Shimanami Kaido Cycling

Shimanami Kaido, one of the best bike rides in the world しまなみ海道

Jake Davies

The Shimanami Kaido is a 60 kilometer expressway that links the main island of Honshu with the island of Shikoku via a series of bridges connecting half a dozen islands in-between.

Though an expressway, each of the bridges can be used by cyclists and pedestrians, and each island has a well-marked cycle path to the next bridge, creating a cycle route of 70 kilometers that is quite probably the best cycle route in Japan and certainly among the most impressive bike routes in the world.

Shimanami Kaido.
Shimanami Kaido

Located in Hiroshima Prefecture, from 2006 Ikuchijima has been part of Onomichi City. Since 1999 Ikuchijima has been connected to the mainland by the Shimanami Kaido, a road linking Onomichi with Imabari on Shikoku that passes through six islands via seven bridges.

The bridge connecting Ikuchijima with Omishima, named Tatara Bridge, is particularly graceful with a center span of 890 meters and was the longest cable-stayed bridge in the world when it was built.

Mukaijima across the channel from Onomichi.
Mukaijima across the channel from Onomichi, the start point of the Shimanami Kaido
The view from Mount Shirataki on Innoshima.
The view from Mount Shirataki on Innoshima

Encompassing great beaches, fantastic vistas across the Inland Sea, pirate hideouts, hot springs, plenty of history, and a surprising amount of art, the route is cycled by an increasing number of foreigners of all ages and levels of fitness.

At seventy kilometers, many avid cyclists ride the route one way in a single day, but for those who enjoy a more leisurely pace and believe the journey is more important than reaching the destination as quickly as possible, then two, three or more days can easily be spent enjoying the sites and experiences scattered across the islands.

Innoshima Bridge.
Innoshima Bridge, Shimanami Kaido
Kosanji on Ikuchijima.
Kosanji on Ikuchijima

Onomichi

The route begins in Onomichi, Hiroshima Prefecture, a small town clinging to the hillsides, that has been used as a location in numerous movies and is probably most famous for its Temple Walk that visits the more than average number of temples in the town. A half day or even a full day could easily be spent here before heading off.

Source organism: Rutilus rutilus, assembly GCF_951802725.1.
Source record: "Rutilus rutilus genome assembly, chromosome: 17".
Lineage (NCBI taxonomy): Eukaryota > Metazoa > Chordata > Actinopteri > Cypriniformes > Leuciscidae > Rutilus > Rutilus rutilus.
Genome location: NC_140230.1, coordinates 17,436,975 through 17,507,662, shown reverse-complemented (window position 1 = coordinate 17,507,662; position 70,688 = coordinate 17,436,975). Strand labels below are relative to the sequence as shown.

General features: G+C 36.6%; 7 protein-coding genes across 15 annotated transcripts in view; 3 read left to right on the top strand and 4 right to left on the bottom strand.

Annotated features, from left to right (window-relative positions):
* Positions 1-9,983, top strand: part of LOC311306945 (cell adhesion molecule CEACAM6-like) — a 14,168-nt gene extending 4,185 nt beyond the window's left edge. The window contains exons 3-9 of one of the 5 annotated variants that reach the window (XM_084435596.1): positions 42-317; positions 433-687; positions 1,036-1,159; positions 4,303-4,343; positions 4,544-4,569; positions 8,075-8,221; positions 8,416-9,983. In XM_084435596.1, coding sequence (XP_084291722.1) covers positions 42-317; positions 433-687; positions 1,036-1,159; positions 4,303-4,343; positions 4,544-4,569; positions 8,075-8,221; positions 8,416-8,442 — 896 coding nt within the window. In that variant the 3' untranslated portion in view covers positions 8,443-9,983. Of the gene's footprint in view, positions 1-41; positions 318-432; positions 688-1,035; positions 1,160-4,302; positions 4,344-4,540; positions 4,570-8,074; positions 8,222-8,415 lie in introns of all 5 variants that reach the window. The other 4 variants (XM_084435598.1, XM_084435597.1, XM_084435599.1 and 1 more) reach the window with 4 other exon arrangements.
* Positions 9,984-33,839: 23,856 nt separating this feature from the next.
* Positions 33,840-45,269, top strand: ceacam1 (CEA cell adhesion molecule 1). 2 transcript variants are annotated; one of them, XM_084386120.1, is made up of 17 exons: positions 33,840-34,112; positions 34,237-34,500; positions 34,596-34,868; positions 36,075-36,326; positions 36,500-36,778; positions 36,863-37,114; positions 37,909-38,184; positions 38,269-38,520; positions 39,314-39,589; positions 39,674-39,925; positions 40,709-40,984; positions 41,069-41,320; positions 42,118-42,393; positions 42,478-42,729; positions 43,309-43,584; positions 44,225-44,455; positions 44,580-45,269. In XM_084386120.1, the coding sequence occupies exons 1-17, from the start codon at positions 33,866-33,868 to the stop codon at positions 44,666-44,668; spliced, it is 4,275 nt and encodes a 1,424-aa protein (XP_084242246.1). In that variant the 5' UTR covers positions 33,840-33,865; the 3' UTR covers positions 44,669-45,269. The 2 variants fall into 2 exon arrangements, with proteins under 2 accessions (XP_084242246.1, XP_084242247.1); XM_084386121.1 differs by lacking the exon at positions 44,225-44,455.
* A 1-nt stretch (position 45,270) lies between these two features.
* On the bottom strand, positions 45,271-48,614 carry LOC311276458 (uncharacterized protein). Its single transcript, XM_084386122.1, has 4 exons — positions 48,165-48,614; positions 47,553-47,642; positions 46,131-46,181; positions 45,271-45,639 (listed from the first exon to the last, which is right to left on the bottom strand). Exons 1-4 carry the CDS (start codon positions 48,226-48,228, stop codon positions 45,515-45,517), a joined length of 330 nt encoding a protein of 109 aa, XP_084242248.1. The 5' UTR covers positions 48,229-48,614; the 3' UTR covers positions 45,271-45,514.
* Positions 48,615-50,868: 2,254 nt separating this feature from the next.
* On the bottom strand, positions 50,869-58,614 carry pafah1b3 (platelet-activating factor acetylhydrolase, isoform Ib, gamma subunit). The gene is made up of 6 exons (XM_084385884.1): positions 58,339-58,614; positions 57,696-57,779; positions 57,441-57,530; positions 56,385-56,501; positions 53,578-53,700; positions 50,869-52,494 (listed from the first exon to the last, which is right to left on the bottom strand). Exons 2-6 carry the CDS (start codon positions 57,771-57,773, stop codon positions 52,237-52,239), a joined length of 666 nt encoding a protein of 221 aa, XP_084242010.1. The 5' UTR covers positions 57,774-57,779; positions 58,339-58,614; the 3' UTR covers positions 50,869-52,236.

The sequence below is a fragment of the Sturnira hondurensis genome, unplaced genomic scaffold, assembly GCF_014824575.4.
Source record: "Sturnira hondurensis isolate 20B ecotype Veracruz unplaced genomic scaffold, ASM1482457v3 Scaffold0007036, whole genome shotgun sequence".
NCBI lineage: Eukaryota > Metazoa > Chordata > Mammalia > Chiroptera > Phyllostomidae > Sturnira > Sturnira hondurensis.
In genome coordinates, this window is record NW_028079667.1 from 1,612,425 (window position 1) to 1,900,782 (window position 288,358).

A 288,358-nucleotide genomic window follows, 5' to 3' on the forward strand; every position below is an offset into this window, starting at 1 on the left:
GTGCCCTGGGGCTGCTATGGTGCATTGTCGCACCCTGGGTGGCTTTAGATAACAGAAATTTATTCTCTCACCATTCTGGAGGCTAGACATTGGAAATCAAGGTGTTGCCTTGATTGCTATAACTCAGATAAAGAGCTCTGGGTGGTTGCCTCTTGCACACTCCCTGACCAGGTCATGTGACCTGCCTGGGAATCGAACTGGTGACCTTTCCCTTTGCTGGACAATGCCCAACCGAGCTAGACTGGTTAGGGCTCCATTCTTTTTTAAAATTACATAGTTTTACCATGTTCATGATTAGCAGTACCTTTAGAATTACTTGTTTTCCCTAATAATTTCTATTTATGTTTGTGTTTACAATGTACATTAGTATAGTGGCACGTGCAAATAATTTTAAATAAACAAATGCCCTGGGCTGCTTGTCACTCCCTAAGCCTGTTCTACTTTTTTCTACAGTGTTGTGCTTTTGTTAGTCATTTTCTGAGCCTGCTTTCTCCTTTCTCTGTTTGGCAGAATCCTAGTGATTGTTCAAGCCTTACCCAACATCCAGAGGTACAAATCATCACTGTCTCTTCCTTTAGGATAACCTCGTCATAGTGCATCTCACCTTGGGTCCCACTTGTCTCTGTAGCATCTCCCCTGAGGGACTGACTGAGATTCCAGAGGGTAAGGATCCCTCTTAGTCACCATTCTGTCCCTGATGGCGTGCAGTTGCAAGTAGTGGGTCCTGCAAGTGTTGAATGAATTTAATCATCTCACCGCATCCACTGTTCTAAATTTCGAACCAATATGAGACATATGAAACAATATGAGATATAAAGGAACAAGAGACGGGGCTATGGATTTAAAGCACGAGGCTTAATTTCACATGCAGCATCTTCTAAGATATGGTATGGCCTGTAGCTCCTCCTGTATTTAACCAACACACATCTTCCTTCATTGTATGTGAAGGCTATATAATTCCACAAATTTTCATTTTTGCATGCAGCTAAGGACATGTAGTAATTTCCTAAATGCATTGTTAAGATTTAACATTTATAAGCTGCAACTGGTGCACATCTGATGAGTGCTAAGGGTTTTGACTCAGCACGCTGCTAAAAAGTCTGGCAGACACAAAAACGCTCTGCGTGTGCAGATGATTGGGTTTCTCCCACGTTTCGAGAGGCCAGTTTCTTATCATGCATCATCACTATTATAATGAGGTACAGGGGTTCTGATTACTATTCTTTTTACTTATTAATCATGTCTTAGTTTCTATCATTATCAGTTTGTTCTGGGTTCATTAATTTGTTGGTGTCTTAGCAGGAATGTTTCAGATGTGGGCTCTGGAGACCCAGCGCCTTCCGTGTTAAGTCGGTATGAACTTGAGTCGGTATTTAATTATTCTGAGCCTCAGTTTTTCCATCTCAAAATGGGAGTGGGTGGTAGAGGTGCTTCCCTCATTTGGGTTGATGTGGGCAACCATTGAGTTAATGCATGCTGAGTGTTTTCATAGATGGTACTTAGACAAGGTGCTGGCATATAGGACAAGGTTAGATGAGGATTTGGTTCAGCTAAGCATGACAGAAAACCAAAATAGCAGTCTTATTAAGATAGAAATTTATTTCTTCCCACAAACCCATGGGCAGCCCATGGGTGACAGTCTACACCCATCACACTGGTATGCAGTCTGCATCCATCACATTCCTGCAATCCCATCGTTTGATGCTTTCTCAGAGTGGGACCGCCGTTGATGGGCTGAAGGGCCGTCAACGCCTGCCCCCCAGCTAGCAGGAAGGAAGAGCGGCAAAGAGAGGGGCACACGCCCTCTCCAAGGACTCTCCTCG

Sunset from the free campsite on Michikajima.
Sunset from the free campsite on Michikajima

Mukajima

The first island is Mukaijima, though it is recommended that you take the short ferry across the channel as the first bridge is quite a way out of town, has no dedicated bike lane, and involves quite a climb to reach.

There is not a lot to see on Mukaijima, though there are a few guest houses that offer an alternative to overnighting in Onomichi itself. The bike path soon leaves the main town and reaches the coast with views that open up across the Inland Sea.

The first bridge that crosses over to Innoshima is a "double-decker," with the bike path on a level underneath the main roadway.

Innoshima was one of the bases for the infamous Murakami pirates who controlled the area and a fake castle is one of the tourist sites on the island. Off the bike route itself, on top of 227 meter high Mount Shirataki, fantastic 360 degree views over the surrounding island can be had while exploring the hundreds and hundreds of Buddhist statues on the mountaintop.

Kurushima Kaikyo Bridge.
Kurushima Kaikyo Bridge

Ikuchijima

The next island, Ikuchijima is reached by the Ikuchi Bridge on which bikes and pedestrians have their own section of the bridge with only a waist height steel fence which allows for great views.

This is part of the uniqueness of this bike route because the bridges are quite high so you get unusual views looking down on the surrounding landscape. You can easily spend half a day on Ikuchijima as it is home to several places worth a visit including the fantastic complex of attractions at Kosanji, possibly the most unique temple in Japan.

Ikuchijima also has a nice long stretch of white sand beach and a series of modern art sculptures dotted around the island. The iconic Tatara Bridge takes you over to Omishima Island, the largest of the chain along the Shimanami Kaido, and the one most deserving of a diversion off the official bike route.

The bike route passes along just a short section of the southeast corner of Ikuchijima but the rest of the island has many places of interest. These include some great art galleries and a unique museum of architecture.

View from the Kurushima Kaikyo Bridge.
View from the Kurushima Kaikyo Bridge

Oyamasumi Shrine, which is set in an ancient forest, has the best collection of historical samurai armour and weaponry in all of Japan.